At the national level the settlement had confirmed an increase in Core Spending Power for local authorities of 4.5%, with the increase for Manchester being 5%. The Core Spending Power calculation assumed that all Councils would take up the maximum Band D Council Tax increases. The assumptions for 2021/22 were that Councils would apply a 1.99% Council Tax increase in general, and a further 3% increase to provide extra funding for Adult Social Care, so a 4.99% Council Tax increase overall. Given the impact of the pandemic on the Council’s budgets, and the strains on the Council’s financial position, it was felt that the Council’s budget calculation would have to assume that level of increase was going to have to apply in 2021/22.

 

The report detailed all the elements of the overall funding settlement announcement and the way that each would affect the Council’s finances in 2021/22. The summary of all the changes was

 

2021 / 22

£'000

Spending Power Changes:

 

Revenue Support Grant inflation 

320

Business Rates Adjustments 

752

New Homes Bonus Scheme 

4,104

Lower Tier Services Grant

1,236

One off COVID-19 support:

 

COVID-19 Emergency funding - Tranche 5 

22,229

Collection Fund Announcements: 

 

Local Council Tax Support grant

5,709

Local Tax Income guarantee scheme

8,637

Continuation of the 100% Business Rate Pilot

5,131

Other Announcements: 

 

Remove pay award assumption in 2021/22

7,500

Reduced contract cost of min wage 

2,529

Homelessness Prevention Grant

723

Total Impact on council budget

58,870

Additional contribution to Adults pooled budget: 

 

Adult Social Care 3% precept

5,077

Social Care Grant (£300m)

6,313

Total impact on Adults pooled budget

11,390

 

With the overall settlement announcements not as bad as had been feared it was now predicted that savings in the region of £50m, as previously identified and as set out again in the subsequent items of business, should  allow the Council to set a balanced budget for 2021/22. The council’s financial position beyond then remained very uncertain.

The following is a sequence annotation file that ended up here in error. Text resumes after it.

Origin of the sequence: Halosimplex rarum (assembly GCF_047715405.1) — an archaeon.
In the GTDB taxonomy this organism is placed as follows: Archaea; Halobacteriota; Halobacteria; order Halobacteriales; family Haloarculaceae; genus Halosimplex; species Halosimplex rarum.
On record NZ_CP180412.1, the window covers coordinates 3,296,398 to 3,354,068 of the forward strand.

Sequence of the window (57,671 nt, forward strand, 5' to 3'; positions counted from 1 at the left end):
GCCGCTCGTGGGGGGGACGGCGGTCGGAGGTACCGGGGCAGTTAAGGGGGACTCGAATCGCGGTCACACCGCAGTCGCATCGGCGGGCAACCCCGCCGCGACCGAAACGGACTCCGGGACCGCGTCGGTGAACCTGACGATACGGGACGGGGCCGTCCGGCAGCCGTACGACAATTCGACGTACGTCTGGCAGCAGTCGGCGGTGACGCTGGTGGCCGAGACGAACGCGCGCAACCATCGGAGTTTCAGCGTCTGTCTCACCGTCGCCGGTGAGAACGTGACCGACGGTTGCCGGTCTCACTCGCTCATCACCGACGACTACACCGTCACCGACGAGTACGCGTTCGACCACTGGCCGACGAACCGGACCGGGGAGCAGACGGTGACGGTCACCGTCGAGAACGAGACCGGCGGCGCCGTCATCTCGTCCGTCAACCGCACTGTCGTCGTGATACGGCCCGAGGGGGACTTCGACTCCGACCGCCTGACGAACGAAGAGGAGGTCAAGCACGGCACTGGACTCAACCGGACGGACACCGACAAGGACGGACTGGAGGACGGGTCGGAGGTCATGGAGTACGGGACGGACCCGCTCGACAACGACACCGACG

It was noted that the Resources and Governance Scrutiny Committee had also considered the report at a recent meeting, and had noted its content (Minute RGSC/21/02).

 

Decision

 

To note the report.

 

 

6.

Council Tax Consultation Results 2021/22 pdf icon PDF 745 KB

The report of the Deputy Chief Executive and City Treasurer, and the Head of Strategic Communications is enclosed.

Minutes:

A joint report from the Deputy Chief Executive and City Treasurer, and the Head of Strategic Communications provided a summary of the results of phase one of the consultation on the potential increases to council tax for financial year 2021/22, as well as a summary of the responses received.

 

The report explained that due to the timing of the 2021/22 Spending Review and Finance Settlement the budget consultation for 2021/22 had been planned as a two-phase approach:

Phase 1 - Council tax and adult social care increase consultation (8 December 2020 – 24 December 2020), seeking view on the likely 5% overall increase in Council Tax

Phase 2 - Budget consultation (20 January 2021 – 21 February 2021)

 

The report set out a detailed analysis of the 2,090 responses there had been to the phase 1 questionnaire, as well as a demographic analysis of the respondents who had provided those data. In general, the results showed mixed levels of support for the 1.99% increase in Council Tax, and the 3% extra increase for adult social care.

 

Decision

 

To note the report

 

 

7.

Directorate Budgets - Children and Education Services Budget 2021/22 pdf icon PDF 379 KB

The report of the Strategic Director for Children’s and Education Services is enclosed.

Minutes:

In November 2020 the Directorate’s first suggestions for 2021/22 budget cuts and savings had been considered and noted (Minute Exe/20/118). A report now presented set out the revisions and updates there had been since November, and outlined the further work that would be undertaken before the final budget proposals for the directorate were presented to the Executive meeting on 17 February.